Sometimes when referring back to the critical limits, not all expectations are met. It’s important if this is to happen to establish the proper corrective actions in order to solve the problem. Starting at the root of the issue, make a clear and concise list of logical steps that need to be taken, along with creating a plan for the future to avoid the issue. Making sure all employees in the line of communication in regards to the changes made to avoid any mistakes ensures safety protocols are being followed. When Temperature@lert’s devices detect that a threshold has been breached it will, send emails, phone calls, and text messages. Once you are alerted to the temperature change, you will need to take corrective action and take note of what actions are taken to correct the incident.


    (6) Verification Procedures


    Having a routine of different daily activities, including employee habits and equipment observation are monitored ensures that protocols are being followed. Put these observations into comparison to the standards in which the FDA expects, and make adjustments if the HACCP plan isn’t being followed as needed.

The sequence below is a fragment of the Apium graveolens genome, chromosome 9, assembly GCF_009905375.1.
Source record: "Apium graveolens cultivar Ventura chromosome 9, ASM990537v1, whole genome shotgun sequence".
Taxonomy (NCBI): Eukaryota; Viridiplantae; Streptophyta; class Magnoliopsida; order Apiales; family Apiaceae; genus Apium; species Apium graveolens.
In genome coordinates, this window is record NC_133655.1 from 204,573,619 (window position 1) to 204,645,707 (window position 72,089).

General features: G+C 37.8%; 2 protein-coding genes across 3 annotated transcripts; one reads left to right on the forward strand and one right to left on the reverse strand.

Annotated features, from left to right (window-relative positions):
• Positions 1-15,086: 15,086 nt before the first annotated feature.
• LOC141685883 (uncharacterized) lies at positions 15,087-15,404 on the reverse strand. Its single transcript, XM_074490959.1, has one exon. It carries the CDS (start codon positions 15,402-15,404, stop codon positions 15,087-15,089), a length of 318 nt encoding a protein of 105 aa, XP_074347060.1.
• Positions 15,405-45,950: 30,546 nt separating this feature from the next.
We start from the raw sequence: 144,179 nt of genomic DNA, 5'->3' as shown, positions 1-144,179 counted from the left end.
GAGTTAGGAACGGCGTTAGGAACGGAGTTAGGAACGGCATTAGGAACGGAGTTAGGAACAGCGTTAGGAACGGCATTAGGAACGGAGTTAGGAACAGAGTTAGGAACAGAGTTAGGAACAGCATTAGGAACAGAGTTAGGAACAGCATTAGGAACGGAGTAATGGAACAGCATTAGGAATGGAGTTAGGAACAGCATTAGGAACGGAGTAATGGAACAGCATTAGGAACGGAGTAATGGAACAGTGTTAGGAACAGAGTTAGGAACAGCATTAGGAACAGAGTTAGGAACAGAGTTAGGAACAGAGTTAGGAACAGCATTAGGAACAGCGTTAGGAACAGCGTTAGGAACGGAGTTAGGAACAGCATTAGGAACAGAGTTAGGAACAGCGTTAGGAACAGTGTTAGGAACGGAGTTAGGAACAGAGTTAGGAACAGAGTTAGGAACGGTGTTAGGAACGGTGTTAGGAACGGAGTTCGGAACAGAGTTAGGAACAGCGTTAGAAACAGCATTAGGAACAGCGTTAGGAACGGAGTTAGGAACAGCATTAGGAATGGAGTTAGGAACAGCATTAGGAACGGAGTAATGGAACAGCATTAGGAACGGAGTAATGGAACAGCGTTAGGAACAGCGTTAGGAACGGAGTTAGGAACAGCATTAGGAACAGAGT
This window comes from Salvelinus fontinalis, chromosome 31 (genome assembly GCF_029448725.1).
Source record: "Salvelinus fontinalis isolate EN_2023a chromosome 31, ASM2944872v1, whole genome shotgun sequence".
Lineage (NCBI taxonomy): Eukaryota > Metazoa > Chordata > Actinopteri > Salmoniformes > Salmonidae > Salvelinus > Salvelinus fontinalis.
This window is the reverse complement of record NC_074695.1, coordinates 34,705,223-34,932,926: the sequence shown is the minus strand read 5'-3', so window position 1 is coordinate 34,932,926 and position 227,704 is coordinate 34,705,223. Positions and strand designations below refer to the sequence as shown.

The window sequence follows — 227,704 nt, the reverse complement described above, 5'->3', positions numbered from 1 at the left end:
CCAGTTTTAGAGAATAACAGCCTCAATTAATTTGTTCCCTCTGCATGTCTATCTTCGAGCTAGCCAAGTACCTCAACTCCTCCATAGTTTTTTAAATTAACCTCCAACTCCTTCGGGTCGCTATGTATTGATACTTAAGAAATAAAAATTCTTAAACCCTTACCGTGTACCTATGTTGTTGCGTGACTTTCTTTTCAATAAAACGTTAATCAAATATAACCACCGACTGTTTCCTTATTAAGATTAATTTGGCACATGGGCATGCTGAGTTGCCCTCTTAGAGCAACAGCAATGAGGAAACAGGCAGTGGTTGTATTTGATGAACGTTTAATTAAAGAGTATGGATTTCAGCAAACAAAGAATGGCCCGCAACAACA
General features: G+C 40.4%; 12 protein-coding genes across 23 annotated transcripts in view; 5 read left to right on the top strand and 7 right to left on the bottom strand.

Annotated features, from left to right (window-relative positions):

(7) Record Keeping Systems

    HACCP, food, food service, food safety

    Having information and documentation on file is important for future safety. Knowing past errors, changes, and corrections that have been taken can make it easier to keep track of along with being more efficient for inspections and internal audits of HACCP plans.


    Keeping these principles in mind and following them not only ensures safety of employees, but safety of customers who are consuming the food that is being kept safe by following the principles. A guide to easily follow these steps can be viewed below. 

    7 HACCP Principles - thumbnail - click to enlarge

    click to enlarge


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  • Pharmacies are Taking a Hard Look at Best Practices for Temperature Control

    From national chains to local stores, pharmacies explore temperature monitoring solutions.


    When a prescription gets filled we all expect the medication to be as safe and effective as possible. The same principle applies to our food. Here, however, we can usually see or taste whether the foods we purchase are fresh, past their expiration date or spoiled. With pharmaceuticals this is often not the case.